Counselor helped calm Ohio student accused of firing gun

Posted at 12:14 PM, Sep 15, 2017
and last updated 2017-09-15 12:14:42-04

When the loud boom echoed through the halls of Columbus Scioto 6-12, kids jumped to their feet to look out their classroom doors.

Van Chambers, 62, a jobs-readiness counselor at the south side school who had undergone operations on his feet and ankles in February, hustled to get ahead of them.

"I knew I'd better beat those kids to the door, which I did," said Chambers.

As he stood outside the door, pressing it closed on the morning of Sept. 8, he saw a student walking toward him through gun smoke.

It was Adan Abdullahi, an 18-year-old whom Chambers had been working with earlier that day because he seemed distant, upset and out-of-sorts. The special school serves about 100 emotionally disturbed students. Earlier, the two had taken a walk outside together to discuss Abdullahi's mood.

"Adan, what are you doing?" Chambers said now, keeping his voice low and calm.

No response. Abdullahi's arm was pointed in the opposite direction, where Chambers could see kids were peeking out of their classroom doors. Then he saw the arm recoil with another bang, and more smoke.

Chambers knew Abdullahi well. He had been to the student's house, met his father and sister, helped him get a new cellphone and even unsuccessfully tried to line him up with a job. Now Abdullahi was 15 yards away, walking toward him with a loaded .38-caliber handgun.

"What I did was against protocol. What I said to myself was: I've already started a conversation with this young man, I'm talking to him while he's shooting. I didn't want him to feel like now I'm scared or now that he's shooting, we don't have a bond.

"I didn't want to abandon him, so I continued to talk to him while he was shooting."

After a few shots, Abdullahi turned around and faced Chambers. Talking calmly, Chambers said: "Adan, I need you to put that gun down."

Abdullahi walked toward him, "and when he gets about halfway to me, he says, `I'm not going to shoot you, Mr. Van,' and I said, `I know that, but I need you to put that gun down."'

Abdullahi walked by slowly, through double doors that lead to the school office and front entrance. He wasn't done shooting.

Chambers said he followed him, "but I didn't follow him close."

Abdullahi encountered a startled student, who ran from the building. Suddenly, another teacher walked out from somewhere -- a stairwell or the office, Chambers doesn't know. "Time is in a different continuum when you're dealing with a crisis like that," he said. Maybe two or three minutes had gone by.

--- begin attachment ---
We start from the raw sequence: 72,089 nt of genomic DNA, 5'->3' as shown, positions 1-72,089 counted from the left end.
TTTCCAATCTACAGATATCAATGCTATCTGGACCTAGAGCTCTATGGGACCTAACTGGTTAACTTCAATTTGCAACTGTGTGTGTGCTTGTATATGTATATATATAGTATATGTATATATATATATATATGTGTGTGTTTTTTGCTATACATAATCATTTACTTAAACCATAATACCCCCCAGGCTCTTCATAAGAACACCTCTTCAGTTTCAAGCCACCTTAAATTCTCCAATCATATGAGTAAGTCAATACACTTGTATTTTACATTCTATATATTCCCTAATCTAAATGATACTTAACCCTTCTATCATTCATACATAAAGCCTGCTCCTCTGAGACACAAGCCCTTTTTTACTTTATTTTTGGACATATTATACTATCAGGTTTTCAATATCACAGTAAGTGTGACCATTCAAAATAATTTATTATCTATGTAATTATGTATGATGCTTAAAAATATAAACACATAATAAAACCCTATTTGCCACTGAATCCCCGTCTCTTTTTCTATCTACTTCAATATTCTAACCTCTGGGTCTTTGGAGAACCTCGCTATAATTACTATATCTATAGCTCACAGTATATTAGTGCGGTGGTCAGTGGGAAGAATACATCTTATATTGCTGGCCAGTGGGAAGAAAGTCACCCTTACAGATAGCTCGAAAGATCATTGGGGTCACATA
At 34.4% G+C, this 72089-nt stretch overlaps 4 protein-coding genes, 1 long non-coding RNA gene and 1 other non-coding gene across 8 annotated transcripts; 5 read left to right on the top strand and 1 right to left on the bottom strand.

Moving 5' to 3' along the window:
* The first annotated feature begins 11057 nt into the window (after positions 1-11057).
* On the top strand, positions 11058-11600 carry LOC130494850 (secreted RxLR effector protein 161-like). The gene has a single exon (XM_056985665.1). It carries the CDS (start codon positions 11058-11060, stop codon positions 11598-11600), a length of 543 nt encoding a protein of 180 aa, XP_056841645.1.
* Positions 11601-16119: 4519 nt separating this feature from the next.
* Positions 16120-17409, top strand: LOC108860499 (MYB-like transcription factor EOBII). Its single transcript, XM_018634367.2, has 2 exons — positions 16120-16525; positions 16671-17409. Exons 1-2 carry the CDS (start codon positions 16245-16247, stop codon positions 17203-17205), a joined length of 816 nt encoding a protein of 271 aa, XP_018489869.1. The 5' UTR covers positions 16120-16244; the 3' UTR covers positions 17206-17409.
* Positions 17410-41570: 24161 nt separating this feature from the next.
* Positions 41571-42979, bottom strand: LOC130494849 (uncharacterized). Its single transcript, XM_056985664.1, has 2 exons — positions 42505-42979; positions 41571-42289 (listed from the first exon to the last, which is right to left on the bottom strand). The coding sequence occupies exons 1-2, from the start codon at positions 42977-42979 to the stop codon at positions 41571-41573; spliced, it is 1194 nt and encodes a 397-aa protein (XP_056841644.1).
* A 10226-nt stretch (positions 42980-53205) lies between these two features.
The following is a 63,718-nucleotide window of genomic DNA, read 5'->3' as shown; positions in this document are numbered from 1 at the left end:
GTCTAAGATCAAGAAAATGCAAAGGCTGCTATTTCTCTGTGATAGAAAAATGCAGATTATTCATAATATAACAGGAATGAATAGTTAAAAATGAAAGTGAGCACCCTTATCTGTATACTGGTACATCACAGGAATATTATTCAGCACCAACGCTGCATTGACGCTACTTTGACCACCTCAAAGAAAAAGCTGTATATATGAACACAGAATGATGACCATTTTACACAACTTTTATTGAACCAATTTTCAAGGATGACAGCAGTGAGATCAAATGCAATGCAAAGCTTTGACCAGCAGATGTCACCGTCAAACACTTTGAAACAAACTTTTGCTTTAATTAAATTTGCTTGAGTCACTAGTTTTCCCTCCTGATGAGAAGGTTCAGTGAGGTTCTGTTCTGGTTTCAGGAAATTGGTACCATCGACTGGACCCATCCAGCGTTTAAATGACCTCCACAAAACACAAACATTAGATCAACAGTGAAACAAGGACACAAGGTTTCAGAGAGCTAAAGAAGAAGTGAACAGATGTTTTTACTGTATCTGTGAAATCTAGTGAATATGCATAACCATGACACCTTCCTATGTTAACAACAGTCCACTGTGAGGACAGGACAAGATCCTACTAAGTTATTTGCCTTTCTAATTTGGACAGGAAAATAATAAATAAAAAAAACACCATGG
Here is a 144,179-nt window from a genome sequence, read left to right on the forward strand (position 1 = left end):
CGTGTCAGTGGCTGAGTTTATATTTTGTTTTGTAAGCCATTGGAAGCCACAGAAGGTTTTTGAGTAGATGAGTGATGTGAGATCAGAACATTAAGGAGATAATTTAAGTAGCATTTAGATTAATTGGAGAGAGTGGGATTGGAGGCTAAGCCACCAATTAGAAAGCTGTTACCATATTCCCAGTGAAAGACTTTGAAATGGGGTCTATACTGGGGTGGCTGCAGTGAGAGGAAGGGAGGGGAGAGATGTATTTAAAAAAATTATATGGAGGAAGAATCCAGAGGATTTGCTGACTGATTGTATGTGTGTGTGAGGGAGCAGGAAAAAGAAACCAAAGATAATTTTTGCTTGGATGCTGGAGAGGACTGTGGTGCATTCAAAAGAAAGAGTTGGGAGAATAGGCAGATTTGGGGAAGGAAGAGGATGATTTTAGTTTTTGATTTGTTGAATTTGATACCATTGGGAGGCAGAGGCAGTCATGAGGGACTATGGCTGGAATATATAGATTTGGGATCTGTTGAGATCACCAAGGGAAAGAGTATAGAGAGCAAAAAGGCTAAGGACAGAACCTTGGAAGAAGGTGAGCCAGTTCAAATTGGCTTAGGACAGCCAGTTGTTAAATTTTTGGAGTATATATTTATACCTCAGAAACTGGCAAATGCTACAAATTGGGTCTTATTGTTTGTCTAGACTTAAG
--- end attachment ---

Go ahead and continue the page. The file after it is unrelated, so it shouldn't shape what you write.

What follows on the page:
Abdullahi was face-to-face with the other teacher, about four to six feet away. The teacher's stress showed on his surprised face, Chambers said.

"I just yelled out to Adan, and thank God, he turned around and he put his attention on me," Chambers said. "He turned 180 degrees to me, and he had his back to the teacher and the teacher got away."

Suddenly, Abdullahi's face changed from "glazed over" to "What the heck am I doing? What the heck have I done?" Chambers said. "This face was, `I'm in trouble. What do I do?'

"I knew this was my opportunity."

Chambers told the youth, "I'm going to help you resolve this problem," talking quietly so Abdullahi would come closer. "We've got to get that gun out of your hands."

Abdullahi suggested the two go somewhere to talk. Chambers offered his office.

When they got there, Chambers told him: "The only way we're going to go in here and sit down is if I have that gun." Abdullahi agreed to give it up if Chambers wouldn't tell anybody where they put it.

He agreed.

They put the gun in a closet. Chambers moved some things around it as if to help hide it. He removed a couple bottles of water, closed the closet door, pushed his chair up against it, and sat down. He put some music on the computer speakers.

The two talked for a half-hour. Chambers knew that, by now, police were swarming over the building. Chambers, an employee of the Columbus-based Center of Vocational Alternatives, which provides mental health, chemical dependency, health-care and homeless services, decided Abdullahi should determine what needed to happen next.

"I'm going to let him think he's got control of this."

Abdullahi suggested that he could make a run for it out of the building.

"You are a black man and, believe me, 18 years old, going to be treated like a man," Chambers told him.

He reminded Abdullahi that he not only fit the description of the shooter, but was, in fact, that person.

"They don't know I have your gun. You've got a gun as far as (the police are) concerned," Chambers reminded him. "You know that's not going to end well. ... I'm sure there's a lot of chaos out there."

Abdullahi suggested they phone the office to see what was going on with the police response. No one answered. Then he had another idea: Let's walk out there and see.

"I said `Yes,"' Chambers said. "We're going to encounter the police. This is not going to be easy. This is going to be hard on you.

"We're going to walk out of here shoulder to shoulder. If we encounter the police, you shut up. Let me do the talking."

The two didn't make it very far before they encountered several uniformed Columbus police officers, who immediately told them to get back in the room and lock the door because there was an active shooter.

"This is the young man you're looking for, this is the shooter, but he does not have a gun," Chambers calmly told the officers.

The next day, a Franklin County judge set a $950,000 bond for Abdullahi, whom court records show lives on the west side of Columbus. He was charged with improperly discharging a firearm at a school, a second-degree felony.

Court records do not list whether he has an attorney.

"This was a young man who I had had interactions with for the last two or three years," Chambers said. "I'm one of a handful of people in the school who he trusts."